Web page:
Joseph John Madden, manager of your Tampa Bay Rays. He just inspires confidence, doesn’t he folks? Look at him! How secure would you have to be to dress that way? OK, the truth is, of course, that this isn’t Joe’s normal look. It was part of a team dress code implemented for a recent road trip, done in honor of baseball writer extraordinaire Ken Rosenthal. And how did the team respond?
This is just one example of how Joe runs his team a little differently that others. His managerial style produces results, a great culture, and loyalty in a sport that sometimes finds it in short supply. So, outside of becoming a major league baseball manager yourself, what can you learn from Joe?
Sometimes you have to leave the nest if you really want to fly.
Joe spent 31 years in the Los Angles Angels of Anaheim organization, six of them as a minor league manager. As Mike Scioscia has been the manager of the Angels major league club since 2000 (despite his tragic illness), there wasn’t much of an opportunity for Joe to advance. He may not have been given a shot regardless, as his teams had a losing record in all six years.
But Joe was, and is, a well respected “baseball man,” and in 2004 was a close runner up to Terry Francona in getting the big job with the Boston Red Sox. (Francona led the team to two World Series titles, so I guess they made the right choice.) In 2006, the then Tampa Bay Devil Rays tapped him on the shoulder to manage their woeful team. He has turned them into a contender, and has a winning record for his tenure, as well as three first place finishes while sharing a division with the Red Sox and the Yankees.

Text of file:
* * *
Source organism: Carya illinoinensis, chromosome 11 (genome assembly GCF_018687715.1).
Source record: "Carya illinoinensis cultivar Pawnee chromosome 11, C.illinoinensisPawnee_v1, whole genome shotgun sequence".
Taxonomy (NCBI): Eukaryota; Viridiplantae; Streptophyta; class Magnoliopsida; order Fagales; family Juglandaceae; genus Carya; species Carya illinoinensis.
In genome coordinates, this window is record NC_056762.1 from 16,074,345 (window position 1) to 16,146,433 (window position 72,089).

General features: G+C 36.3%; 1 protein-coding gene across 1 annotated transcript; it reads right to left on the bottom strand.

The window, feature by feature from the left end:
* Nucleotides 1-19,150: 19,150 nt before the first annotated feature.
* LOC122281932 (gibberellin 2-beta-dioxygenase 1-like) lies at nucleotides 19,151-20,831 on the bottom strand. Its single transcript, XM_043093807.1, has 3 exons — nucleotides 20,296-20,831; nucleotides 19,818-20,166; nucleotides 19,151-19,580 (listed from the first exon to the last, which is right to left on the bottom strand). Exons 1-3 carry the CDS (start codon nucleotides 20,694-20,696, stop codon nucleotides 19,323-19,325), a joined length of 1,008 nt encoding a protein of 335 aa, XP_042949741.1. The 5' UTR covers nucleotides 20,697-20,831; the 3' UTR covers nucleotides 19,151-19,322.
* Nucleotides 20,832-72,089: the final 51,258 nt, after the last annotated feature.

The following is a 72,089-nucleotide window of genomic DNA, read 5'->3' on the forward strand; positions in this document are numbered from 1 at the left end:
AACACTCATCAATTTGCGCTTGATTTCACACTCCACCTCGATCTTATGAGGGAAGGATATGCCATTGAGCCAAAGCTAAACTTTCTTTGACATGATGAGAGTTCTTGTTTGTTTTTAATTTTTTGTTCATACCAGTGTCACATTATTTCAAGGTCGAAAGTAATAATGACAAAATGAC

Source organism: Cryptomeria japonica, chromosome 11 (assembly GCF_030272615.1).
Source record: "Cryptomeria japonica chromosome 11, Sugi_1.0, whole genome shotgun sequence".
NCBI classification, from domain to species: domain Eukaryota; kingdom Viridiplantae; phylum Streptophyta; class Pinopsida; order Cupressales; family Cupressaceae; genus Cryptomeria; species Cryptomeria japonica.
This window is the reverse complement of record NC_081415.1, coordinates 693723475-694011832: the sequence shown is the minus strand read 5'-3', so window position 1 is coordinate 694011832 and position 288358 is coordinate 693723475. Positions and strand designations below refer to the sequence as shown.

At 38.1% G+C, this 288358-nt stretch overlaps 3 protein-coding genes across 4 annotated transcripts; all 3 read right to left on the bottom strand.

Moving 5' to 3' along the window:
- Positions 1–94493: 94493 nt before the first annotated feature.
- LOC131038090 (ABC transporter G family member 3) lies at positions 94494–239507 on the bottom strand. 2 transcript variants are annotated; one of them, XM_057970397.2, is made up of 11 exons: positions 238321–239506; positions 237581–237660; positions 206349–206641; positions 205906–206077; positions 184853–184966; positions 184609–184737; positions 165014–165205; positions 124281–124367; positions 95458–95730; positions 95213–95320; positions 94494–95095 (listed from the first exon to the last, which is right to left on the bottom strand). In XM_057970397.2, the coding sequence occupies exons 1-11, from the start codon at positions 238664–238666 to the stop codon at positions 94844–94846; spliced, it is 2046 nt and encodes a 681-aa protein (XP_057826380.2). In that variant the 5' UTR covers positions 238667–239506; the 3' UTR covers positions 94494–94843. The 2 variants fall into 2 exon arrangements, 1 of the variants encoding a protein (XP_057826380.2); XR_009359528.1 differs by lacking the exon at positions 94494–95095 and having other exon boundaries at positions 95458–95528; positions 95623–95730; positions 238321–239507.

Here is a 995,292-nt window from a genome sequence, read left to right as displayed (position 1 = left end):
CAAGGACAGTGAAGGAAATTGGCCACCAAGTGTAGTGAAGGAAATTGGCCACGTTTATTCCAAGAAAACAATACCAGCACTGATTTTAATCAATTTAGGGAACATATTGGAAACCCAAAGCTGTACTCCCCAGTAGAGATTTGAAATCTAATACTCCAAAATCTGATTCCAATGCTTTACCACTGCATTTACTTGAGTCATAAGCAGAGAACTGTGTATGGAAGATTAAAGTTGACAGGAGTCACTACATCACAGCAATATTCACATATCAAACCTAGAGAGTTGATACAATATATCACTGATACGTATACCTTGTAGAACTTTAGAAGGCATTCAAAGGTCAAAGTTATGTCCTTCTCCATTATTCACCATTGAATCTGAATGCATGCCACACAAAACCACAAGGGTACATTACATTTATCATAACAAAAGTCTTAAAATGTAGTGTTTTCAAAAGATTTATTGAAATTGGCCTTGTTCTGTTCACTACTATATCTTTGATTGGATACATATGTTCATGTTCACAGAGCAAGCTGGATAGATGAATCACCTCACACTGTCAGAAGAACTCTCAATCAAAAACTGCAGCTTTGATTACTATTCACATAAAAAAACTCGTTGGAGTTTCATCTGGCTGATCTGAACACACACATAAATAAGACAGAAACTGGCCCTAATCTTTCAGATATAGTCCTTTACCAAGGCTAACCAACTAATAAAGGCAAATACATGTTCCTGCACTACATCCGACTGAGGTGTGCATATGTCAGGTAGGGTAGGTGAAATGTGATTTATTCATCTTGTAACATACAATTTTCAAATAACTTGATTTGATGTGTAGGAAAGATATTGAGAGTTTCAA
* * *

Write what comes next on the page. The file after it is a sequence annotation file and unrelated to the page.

Would he have gotten a chance in Anaheim? Maybe. He was 27-24 in two short stints as interm manager for them, but both times the long term gig went to someone else. In the end, so did Joe. After a long time honing his craft, he left for the opportunity to grow elsewhere. Sometimes that’s what it takes.
It’s never too late to get your shot.
Joe spent four years as a catcher in the minors. He collected 514 at-bats, and never reached AA ball.
Joe got his first managing job in 1981. His team went 27-43.
Joe got his first full time major league gig at 52, 25 years after his first season. Imagine getting your first shot at the big dance that late in your career. You know how Joe got that job? By being patient. By learning. By going in every day and working to get better.
How many players, coaches and managers have hung up their spikes before getting that call? How long are you willing to wait for yours?
Fun is not a four letter word.
Look at the picture again. Are you willing to put yourself in the line of fire that way? Imagine how Joe would have felt had the rest of the team shown up in their traditional sport coat and slacks look.
I have a feeling he would have been just fine with it. Joe embodies the old phrase, “Take your work seriously and yourself lightly.” His method is to celebrate a win for 30 minutes, mourn a loss for the same amount. Then you’re done. Move on. And the “moving on” includes going back to the team’s natural state of enjoying being together.
That’s not an accident.
That said, you shouldn’t try to be Joe Madden. That’s not the point. The point is Joe is Joe, and everybody knows it.
So you be you. It’s the role you know best.